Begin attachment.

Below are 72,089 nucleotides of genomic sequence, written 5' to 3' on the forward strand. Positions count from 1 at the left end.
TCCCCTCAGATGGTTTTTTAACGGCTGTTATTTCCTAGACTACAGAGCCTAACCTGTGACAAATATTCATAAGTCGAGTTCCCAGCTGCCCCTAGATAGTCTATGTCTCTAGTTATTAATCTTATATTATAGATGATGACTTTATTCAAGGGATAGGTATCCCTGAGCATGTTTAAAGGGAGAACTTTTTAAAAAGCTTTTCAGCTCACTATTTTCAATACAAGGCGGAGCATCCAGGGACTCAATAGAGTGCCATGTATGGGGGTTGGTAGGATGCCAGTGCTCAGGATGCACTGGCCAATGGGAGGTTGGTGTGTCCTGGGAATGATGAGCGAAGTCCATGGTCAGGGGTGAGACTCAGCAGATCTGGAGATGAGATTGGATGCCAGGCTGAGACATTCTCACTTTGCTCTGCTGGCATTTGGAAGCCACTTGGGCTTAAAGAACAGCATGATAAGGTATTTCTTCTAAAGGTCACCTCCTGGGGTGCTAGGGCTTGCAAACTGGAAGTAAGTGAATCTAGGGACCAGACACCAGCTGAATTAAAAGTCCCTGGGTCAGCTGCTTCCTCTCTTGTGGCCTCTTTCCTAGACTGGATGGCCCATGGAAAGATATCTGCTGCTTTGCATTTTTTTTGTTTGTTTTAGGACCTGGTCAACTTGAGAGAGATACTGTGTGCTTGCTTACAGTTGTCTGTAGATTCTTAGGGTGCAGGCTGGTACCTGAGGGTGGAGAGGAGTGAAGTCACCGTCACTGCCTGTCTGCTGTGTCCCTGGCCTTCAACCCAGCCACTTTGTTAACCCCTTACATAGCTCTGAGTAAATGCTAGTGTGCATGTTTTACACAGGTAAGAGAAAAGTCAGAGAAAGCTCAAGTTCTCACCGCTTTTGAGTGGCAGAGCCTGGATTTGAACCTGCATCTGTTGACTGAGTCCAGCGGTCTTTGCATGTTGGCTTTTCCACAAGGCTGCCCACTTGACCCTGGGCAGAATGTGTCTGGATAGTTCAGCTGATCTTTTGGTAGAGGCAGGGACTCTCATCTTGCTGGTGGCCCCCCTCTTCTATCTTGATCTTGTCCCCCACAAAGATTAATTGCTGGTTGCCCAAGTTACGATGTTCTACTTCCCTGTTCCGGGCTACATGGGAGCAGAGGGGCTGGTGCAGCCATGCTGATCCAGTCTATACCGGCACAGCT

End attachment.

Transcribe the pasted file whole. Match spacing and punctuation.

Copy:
Below are 72,089 nucleotides of genomic sequence, written 5' to 3' on the forward strand. Positions count from 1 at the left end.
TCCCCTCAGATGGTTTTTTAACGGCTGTTATTTCCTAGACTACAGAGCCTAACCTGTGACAAATATTCATAAGTCGAGTTCCCAGCTGCCCCTAGATAGTCTATGTCTCTAGTTATTAATCTTATATTATAGATGATGACTTTATTCAAGGGATAGGTATCCCTGAGCATGTTTAAAGGGAGAACTTTTTAAAAAGCTTTTCAGCTCACTATTTTCAATACAAGGCGGAGCATCCAGGGACTCAATAGAGTGCCATGTATGGGGGTTGGTAGGATGCCAGTGCTCAGGATGCACTGGCCAATGGGAGGTTGGTGTGTCCTGGGAATGATGAGCGAAGTCCATGGTCAGGGGTGAGACTCAGCAGATCTGGAGATGAGATTGGATGCCAGGCTGAGACATTCTCACTTTGCTCTGCTGGCATTTGGAAGCCACTTGGGCTTAAAGAACAGCATGATAAGGTATTTCTTCTAAAGGTCACCTCCTGGGGTGCTAGGGCTTGCAAACTGGAAGTAAGTGAATCTAGGGACCAGACACCAGCTGAATTAAAAGTCCCTGGGTCAGCTGCTTCCTCTCTTGTGGCCTCTTTCCTAGACTGGATGGCCCATGGAAAGATATCTGCTGCTTTGCATTTTTTTTGTTTGTTTTAGGACCTGGTCAACTTGAGAGAGATACTGTGTGCTTGCTTACAGTTGTCTGTAGATTCTTAGGGTGCAGGCTGGTACCTGAGGGTGGAGAGGAGTGAAGTCACCGTCACTGCCTGTCTGCTGTGTCCCTGGCCTTCAACCCAGCCACTTTGTTAACCCCTTACATAGCTCTGAGTAAATGCTAGTGTGCATGTTTTACACAGGTAAGAGAAAAGTCAGAGAAAGCTCAAGTTCTCACCGCTTTTGAGTGGCAGAGCCTGGATTTGAACCTGCATCTGTTGACTGAGTCCAGCGGTCTTTGCATGTTGGCTTTTCCACAAGGCTGCCCACTTGACCCTGGGCAGAATGTGTCTGGATAGTTCAGCTGATCTTTTGGTAGAGGCAGGGACTCTCATCTTGCTGGTGGCCCCCCTCTTCTATCTTGATCTTGTCCCCCACAAAGATTAATTGCTGGTTGCCCAAGTTACGATGTTCTACTTCCCTGTTCCGGGCTACATGGGAGCAGAGGGGCTGGTGCAGCCATGCTGATCCAGTCTATACCGGCACAGCT